Skoda Enyaq Coupe iV (2022) review
What's Skoda's electric Enyaq Coupe like as a regular, rear-wheel-drive model?
Neil Briscoe
Neil Briscoe

Published on March 16, 2022

Is the regular Skoda Enyaq Coupe slower than the RS? Yes. Is it less dramatic to look at? Sure, but not by much. Is it actually just as good? Maybe...

In the metal

OK, so let's make something clear: coupes have two doors. I'm sorry, but that's the hill I'll die on, and yes, I know there's precedent in the shapes of both the original Mercedes CLS and the classic Rover P5B. Honestly, though - taking a bulky SUV like a Skoda Enyaq and calling it a coupe just because you've given the rear end a bit more rake? Puh-lease.

Darned if it isn't a good-looking thing, though, nomenclature notwithstanding. The Enyaq Coupe is one of those cars that doesn't photograph all that well. The camera's un-lying lens seems to emphasise the car's bulk and heft, but when you're standing in front of it, it's really rather good looking, and while the chop to the rear roofline might be daft in a practical sense, it genuinely does look good, avoiding the visual awkwardness of other similar models, such as the BMW X4. It's especially good at wearing a strong colour, such as the metallic orange of our test car.

Inside, there are quite simply no complaints. Skoda has long been slyly undercutting its Volkswagen Group stablemates by making the nicest cabins of the lot (seriously - try hopping from the current VW Polo into the new Skoda Fabia and tell me which one is nicer...) and the Enyaq is one of the best. Of course, it helps that this is a specced-up version, loaded with options such as the big head-up display shining onto the windscreen, and upgraded seat and dashboard upholstery.

It has a really comfortable driving position - you sit straight in front of the wheel, and there's no pedal offset - and the view out is excellent. Over-the-shoulder visibility does suffer a bit, of course, but the standard-fit panoramic glass roof fills the cabin with light, which at least gives the impression that you can see loads. There's a reversing camera as standard too, though, so that's OK.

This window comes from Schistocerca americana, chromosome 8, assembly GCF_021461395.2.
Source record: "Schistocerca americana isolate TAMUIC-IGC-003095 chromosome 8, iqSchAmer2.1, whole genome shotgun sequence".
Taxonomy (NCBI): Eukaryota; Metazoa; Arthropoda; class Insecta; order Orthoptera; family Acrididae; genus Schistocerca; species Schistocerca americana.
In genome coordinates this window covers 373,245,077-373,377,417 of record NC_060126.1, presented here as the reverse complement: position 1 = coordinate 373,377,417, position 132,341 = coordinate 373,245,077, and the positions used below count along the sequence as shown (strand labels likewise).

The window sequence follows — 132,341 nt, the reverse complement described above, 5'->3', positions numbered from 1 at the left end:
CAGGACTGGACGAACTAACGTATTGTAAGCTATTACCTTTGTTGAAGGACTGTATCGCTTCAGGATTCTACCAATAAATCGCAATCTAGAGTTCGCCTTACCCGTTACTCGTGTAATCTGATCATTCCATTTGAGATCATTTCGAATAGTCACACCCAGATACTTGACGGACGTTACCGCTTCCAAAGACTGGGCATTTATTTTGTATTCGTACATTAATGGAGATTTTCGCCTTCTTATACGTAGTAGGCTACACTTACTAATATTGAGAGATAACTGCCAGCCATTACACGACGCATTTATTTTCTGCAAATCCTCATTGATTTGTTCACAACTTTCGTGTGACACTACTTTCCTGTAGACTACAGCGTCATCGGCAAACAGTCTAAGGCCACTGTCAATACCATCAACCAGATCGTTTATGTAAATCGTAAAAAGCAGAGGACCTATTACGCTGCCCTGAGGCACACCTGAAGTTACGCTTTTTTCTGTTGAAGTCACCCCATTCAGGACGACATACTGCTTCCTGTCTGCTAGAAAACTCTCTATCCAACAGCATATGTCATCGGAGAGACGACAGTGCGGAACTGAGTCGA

Overall cabin quality is excellent too, and you get plenty of storage space (and four USB-C sockets). That said, it's noticeable how much extra space the little drive selector, down on the centre console, takes up. The VW ID.4's drive switch, mounted up on the instrument panel, makes for a more elegant solution, we reckon.

In the back, Skoda says that the Enyaq Coupe has the same headroom as that of the standard SUV model, thanks mostly to the fact that the heat-absorbing roof glass does without a bulky sunblind. You will feel a little more enclosed back there, though the view out through the side glass remains decent so your kids should be happy enough. The boot barely suffers at all, falling from 585 litres in the standard Enyaq to 570 litres here. Still more than enough for most.

Driving it

Having already tested the rapid four-wheel-drive 299hp RS version of the Enyaq Coupe, you'll be expecting this standard model, with its 204hp, rear-wheel drive and 0-100km/h time that's more than two seconds slower, to be pretty pedestrian.

But no. It's not. OK, so the RS is quicker, definitively so, and has the neat trick of being able to add big extra bursts of power at higher speeds. It's more agile in the corners, too. But the RS's advantage is never quite enough, simply because this standard Enyaq Coupe is so good.

It's never a car that's exactly going to thrill you on a twisty road, mostly because it's just too heavy for that. Then again, the RS is pretty much the same in that regard, so although this standard model won't tuck its nose quite so deep into an apex, it's still a hugely satisfying car to drive. The steering has reassuring weight, if no actual feel nor feedback, and the body control is impressive for a car tipping the scales at 2.2 tonnes. You will feel that weight when braking hard, though, and the pedal - in common with a lot of other electric car regenerative braking systems - could do with more bite.